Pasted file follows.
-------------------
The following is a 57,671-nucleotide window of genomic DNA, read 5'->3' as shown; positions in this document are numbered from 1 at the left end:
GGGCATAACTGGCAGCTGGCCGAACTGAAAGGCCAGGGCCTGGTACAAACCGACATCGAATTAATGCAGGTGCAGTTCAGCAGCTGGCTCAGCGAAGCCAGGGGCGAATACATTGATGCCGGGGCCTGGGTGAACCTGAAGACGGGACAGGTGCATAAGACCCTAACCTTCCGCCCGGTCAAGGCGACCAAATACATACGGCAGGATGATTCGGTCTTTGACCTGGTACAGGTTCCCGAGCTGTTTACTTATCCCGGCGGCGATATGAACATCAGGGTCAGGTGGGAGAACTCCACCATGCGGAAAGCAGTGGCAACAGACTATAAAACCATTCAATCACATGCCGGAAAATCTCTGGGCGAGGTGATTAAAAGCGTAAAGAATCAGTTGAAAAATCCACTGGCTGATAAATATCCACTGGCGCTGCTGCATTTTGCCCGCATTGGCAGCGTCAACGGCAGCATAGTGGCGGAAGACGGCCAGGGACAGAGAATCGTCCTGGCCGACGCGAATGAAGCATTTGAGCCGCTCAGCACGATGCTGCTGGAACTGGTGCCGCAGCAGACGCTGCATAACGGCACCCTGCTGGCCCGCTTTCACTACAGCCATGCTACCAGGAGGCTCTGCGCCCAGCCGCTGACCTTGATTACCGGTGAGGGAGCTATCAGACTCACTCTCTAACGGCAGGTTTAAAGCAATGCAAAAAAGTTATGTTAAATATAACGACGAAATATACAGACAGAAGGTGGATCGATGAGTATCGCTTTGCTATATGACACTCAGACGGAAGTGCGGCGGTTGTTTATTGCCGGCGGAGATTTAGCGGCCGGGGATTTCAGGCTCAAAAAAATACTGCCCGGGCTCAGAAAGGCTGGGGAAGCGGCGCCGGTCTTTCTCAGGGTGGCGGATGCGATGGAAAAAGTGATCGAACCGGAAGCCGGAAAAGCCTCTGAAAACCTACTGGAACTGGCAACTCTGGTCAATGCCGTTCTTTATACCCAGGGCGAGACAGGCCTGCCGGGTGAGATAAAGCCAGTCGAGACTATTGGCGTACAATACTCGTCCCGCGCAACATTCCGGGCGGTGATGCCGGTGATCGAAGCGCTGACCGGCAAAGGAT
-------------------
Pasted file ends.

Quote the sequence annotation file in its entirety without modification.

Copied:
The following is a 57,671-nucleotide window of genomic DNA, read 5'->3' as shown; positions in this document are numbered from 1 at the left end:
GGGCATAACTGGCAGCTGGCCGAACTGAAAGGCCAGGGCCTGGTACAAACCGACATCGAATTAATGCAGGTGCAGTTCAGCAGCTGGCTCAGCGAAGCCAGGGGCGAATACATTGATGCCGGGGCCTGGGTGAACCTGAAGACGGGACAGGTGCATAAGACCCTAACCTTCCGCCCGGTCAAGGCGACCAAATACATACGGCAGGATGATTCGGTCTTTGACCTGGTACAGGTTCCCGAGCTGTTTACTTATCCCGGCGGCGATATGAACATCAGGGTCAGGTGGGAGAACTCCACCATGCGGAAAGCAGTGGCAACAGACTATAAAACCATTCAATCACATGCCGGAAAATCTCTGGGCGAGGTGATTAAAAGCGTAAAGAATCAGTTGAAAAATCCACTGGCTGATAAATATCCACTGGCGCTGCTGCATTTTGCCCGCATTGGCAGCGTCAACGGCAGCATAGTGGCGGAAGACGGCCAGGGACAGAGAATCGTCCTGGCCGACGCGAATGAAGCATTTGAGCCGCTCAGCACGATGCTGCTGGAACTGGTGCCGCAGCAGACGCTGCATAACGGCACCCTGCTGGCCCGCTTTCACTACAGCCATGCTACCAGGAGGCTCTGCGCCCAGCCGCTGACCTTGATTACCGGTGAGGGAGCTATCAGACTCACTCTCTAACGGCAGGTTTAAAGCAATGCAAAAAAGTTATGTTAAATATAACGACGAAATATACAGACAGAAGGTGGATCGATGAGTATCGCTTTGCTATATGACACTCAGACGGAAGTGCGGCGGTTGTTTATTGCCGGCGGAGATTTAGCGGCCGGGGATTTCAGGCTCAAAAAAATACTGCCCGGGCTCAGAAAGGCTGGGGAAGCGGCGCCGGTCTTTCTCAGGGTGGCGGATGCGATGGAAAAAGTGATCGAACCGGAAGCCGGAAAAGCCTCTGAAAACCTACTGGAACTGGCAACTCTGGTCAATGCCGTTCTTTATACCCAGGGCGAGACAGGCCTGCCGGGTGAGATAAAGCCAGTCGAGACTATTGGCGTACAATACTCGTCCCGCGCAACATTCCGGGCGGTGATGCCGGTGATCGAAGCGCTGACCGGCAAAGGAT